In developing countries including Ghana, healthcare waste management (HCWM) creates a number of environmental and public health challenges. Irrespective of the possible health implications associated with hospital waste, much attention has not been given to its management.
The present paper sought to assess the healthcare waste management practices in the Tamale Central Hospital (in the Northern Region of Ghana) by characterising and measuring the quantities of waste generated and determining the potential hazards posed to residents and hospital staff due to poor waste management practices. Observation of the value chain of healthcare waste management, waste quantification using a weighing scale (Top-pan-spring balance) and semi-structured interviews were used in this study. The study revealed that, with the exception of sharps, there was no segregation of infectious and non-infectious waste. Healthcare waste was not treated before disposal at a landfill site located outside the hospital.
The study showed that daily record of 5.1kg of sharps, 24.46kg of infectious waste and 59.45kg of general waste were generated. The maternity ward produced more general waste (14kg), whereas the surgical theatre generated the highest infectious waste (5.70kg) and sharps (0.8kg) daily. The maternity ward recorded the highest daily waste generation of 17.9kg.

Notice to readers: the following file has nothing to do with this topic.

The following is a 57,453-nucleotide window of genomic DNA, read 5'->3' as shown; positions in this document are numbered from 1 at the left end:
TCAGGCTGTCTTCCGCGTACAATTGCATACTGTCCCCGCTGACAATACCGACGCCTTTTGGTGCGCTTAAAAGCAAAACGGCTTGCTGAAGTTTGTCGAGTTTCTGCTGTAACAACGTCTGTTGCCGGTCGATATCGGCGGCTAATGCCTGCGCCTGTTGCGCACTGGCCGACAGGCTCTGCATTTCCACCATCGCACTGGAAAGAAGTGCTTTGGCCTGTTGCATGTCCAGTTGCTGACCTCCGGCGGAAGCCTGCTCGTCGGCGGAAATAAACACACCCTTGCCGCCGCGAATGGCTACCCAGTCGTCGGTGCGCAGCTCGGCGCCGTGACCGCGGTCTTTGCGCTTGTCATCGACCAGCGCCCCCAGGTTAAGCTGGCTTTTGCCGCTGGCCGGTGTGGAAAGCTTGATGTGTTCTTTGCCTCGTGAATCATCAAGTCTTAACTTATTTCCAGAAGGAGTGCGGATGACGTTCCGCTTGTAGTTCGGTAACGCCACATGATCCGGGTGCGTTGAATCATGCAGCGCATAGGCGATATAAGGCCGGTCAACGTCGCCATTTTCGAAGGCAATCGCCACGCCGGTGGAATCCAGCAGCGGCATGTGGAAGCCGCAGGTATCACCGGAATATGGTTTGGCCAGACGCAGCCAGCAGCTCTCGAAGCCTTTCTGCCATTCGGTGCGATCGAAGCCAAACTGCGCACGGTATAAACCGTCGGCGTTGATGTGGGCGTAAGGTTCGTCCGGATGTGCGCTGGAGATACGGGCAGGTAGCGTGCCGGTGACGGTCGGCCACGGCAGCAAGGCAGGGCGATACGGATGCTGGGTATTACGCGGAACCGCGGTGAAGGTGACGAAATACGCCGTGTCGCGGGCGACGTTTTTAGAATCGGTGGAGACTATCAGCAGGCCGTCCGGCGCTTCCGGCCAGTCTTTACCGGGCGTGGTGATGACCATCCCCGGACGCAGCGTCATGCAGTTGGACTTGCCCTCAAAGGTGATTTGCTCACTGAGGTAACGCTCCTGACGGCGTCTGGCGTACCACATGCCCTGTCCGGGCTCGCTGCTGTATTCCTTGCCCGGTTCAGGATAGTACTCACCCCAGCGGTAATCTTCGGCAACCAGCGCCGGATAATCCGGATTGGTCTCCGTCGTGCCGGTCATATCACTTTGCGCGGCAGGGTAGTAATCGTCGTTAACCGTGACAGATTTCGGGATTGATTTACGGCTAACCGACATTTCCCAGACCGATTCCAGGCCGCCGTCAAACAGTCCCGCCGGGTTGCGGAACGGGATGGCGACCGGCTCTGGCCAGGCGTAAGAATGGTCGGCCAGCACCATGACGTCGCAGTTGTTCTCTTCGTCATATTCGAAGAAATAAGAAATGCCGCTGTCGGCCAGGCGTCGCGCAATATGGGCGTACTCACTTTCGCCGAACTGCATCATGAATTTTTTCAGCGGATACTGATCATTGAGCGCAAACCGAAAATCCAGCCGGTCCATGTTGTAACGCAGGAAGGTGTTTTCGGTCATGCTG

The incinerator in hospital was be observed to be dysfunctional. An improvised method was however used. Total waste generated was not quantified. Inadequate finance and lack of supervision were linked to the problem of poor healthcare waste management in the study area. The study recommends periodic supervision of healthcare waste management in healthcare institutions be conducted. The hospital may also consider constructing its own on-site waste treatment facility, segregate and quantify waste for effective allocation of resources for treating healthcare waste.
Keywords: Healthcare, waste management, sanitation, value chain, environmental management.